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Review - Simgot EM6L

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TLDR version on YouTube: TDLR - Simgot EM6L

The EM6L have been sent to me directly by Simgot in exchange for the publication of my thoughts and opinions in this review. Simgot have not made any specific requests and, as always, I will try my best to be as unbiased as possible.

You can find the official page for the Simgot EM6L here:

As always, this is a non-affiliate link.

To avoid being repetetive in my reviews, you can find all the info about how I create the reviews, equipment used, how I receive the products and how to interpret my reviews by visiting: About my reviews


The Simgot EM6L are a hybrid set of IEMs that feature an 8mm dynamic driver paired with 4x balanced armature drivers and a 3 way crossover. They come in at just over the 100€ mark and are said to be tuned towards the H-2019 target.

Those of you that are in the IEM world will automatically know what the H-2019 target is and probably also know if it is something you favour or not.

For those of you that have no idea what it is, it is basically the preference curve that Harman released in 2019 based on their research, which, according to them, should be favourable for the majority of the population. I am not going to go into details about the target, nor my opinion of it, so let’s get on with the important part, the EM6L.


The EM6L comes nicely packaged in a rather elegant box with a picture of a phoenix in flames on the front, with a logo of a phoenix on the interior box that slides out sideways. The back of the box shows the frequency response graph of the IEMs, along with a dissection of them and specifications beneath.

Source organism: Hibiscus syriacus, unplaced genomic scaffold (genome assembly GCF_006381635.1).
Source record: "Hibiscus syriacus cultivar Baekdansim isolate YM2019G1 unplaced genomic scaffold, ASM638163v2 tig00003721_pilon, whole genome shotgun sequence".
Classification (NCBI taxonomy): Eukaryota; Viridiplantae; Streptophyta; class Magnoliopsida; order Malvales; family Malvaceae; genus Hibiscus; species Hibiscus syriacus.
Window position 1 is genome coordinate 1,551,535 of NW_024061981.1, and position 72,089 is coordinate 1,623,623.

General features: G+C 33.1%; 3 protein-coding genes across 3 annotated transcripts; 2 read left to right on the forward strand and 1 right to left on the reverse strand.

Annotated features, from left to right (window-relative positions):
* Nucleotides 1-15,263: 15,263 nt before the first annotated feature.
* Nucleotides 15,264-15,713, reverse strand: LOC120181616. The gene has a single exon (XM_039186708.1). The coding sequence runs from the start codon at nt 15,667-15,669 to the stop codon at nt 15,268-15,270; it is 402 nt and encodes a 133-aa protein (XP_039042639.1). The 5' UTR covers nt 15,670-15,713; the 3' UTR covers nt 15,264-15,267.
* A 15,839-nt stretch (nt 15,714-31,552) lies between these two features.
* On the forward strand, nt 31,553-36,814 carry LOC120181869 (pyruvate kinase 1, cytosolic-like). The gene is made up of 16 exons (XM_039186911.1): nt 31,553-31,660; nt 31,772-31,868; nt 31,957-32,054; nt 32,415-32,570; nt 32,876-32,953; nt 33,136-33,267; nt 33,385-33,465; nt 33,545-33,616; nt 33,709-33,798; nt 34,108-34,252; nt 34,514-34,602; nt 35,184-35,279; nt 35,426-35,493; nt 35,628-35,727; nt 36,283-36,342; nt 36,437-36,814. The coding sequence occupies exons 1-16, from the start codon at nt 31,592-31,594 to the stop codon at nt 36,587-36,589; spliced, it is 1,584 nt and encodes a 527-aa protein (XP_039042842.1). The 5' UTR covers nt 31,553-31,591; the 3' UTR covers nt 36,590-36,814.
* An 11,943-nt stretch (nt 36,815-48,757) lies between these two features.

Inside the main box, at the top sit the IEMs in a rigid foam cut out, with an accessory box below and a box for the eartips underneath the IEMs.

As far as accessories, we get the cable, 3 sets of sillicone tips in 3 sizes, a semi rigid storage/transport case and the user manual.

There is nothing really extraordinary about the contents, they are a little sparse to be honest, but they do come well packaged and presented.

Build and aesthetics…

The IEMs are simple yet elegant, in a shiny black finish that uses a resin shell together with what seems to be an aluminium face plate, featuring the Simgot logo in a sort of titanium colour in the center, with a small ventilation hole beneath. They don’t scream “look at me” and they don’t look cheap either, as I said, they are elegant in their simplicity.

They are also compact and quite lightweight. I found that they fit me comfortably (which is obviously only relevant to me) and did not cause any kind of fatigue even when wearing them for long listening sessions.

I am also a fan of the aesthetics of the included cable. Again it is simple, just a plain twist that divides into single cores after the split but the cables are soft a malleable, with a nice choice of black and an “almost” gold colour. One thing to note is that the use the recessed 2 pin connectors on the cable, which means that if you want to change the cable, you will need to take this into consideration but I really don’t see any need to not stick with the cable that is included as it is rather nice (unless you need balanced).


All tracks mentioned are clickable links that allow you to open the reference track in the streaming service of your choice (YouTube, Tidal, Qobuz, Spotify, etc.)

I already mentioned in the intro that these IEMs are tuned to follow the Harman 2019 curve but let’s take our usual look at the graph and see how this tuning looks in comparison to my usual personal preference curve for reference.

I haven’t said it yet this year, maybe because this is only the second review, but my preference curve is just a basic reference, it is not a rule that determines whether I will like something or not. There are many times when I enjoy things that deviate from it and other times that I don’t enjoy models that are actually close to it in tuning.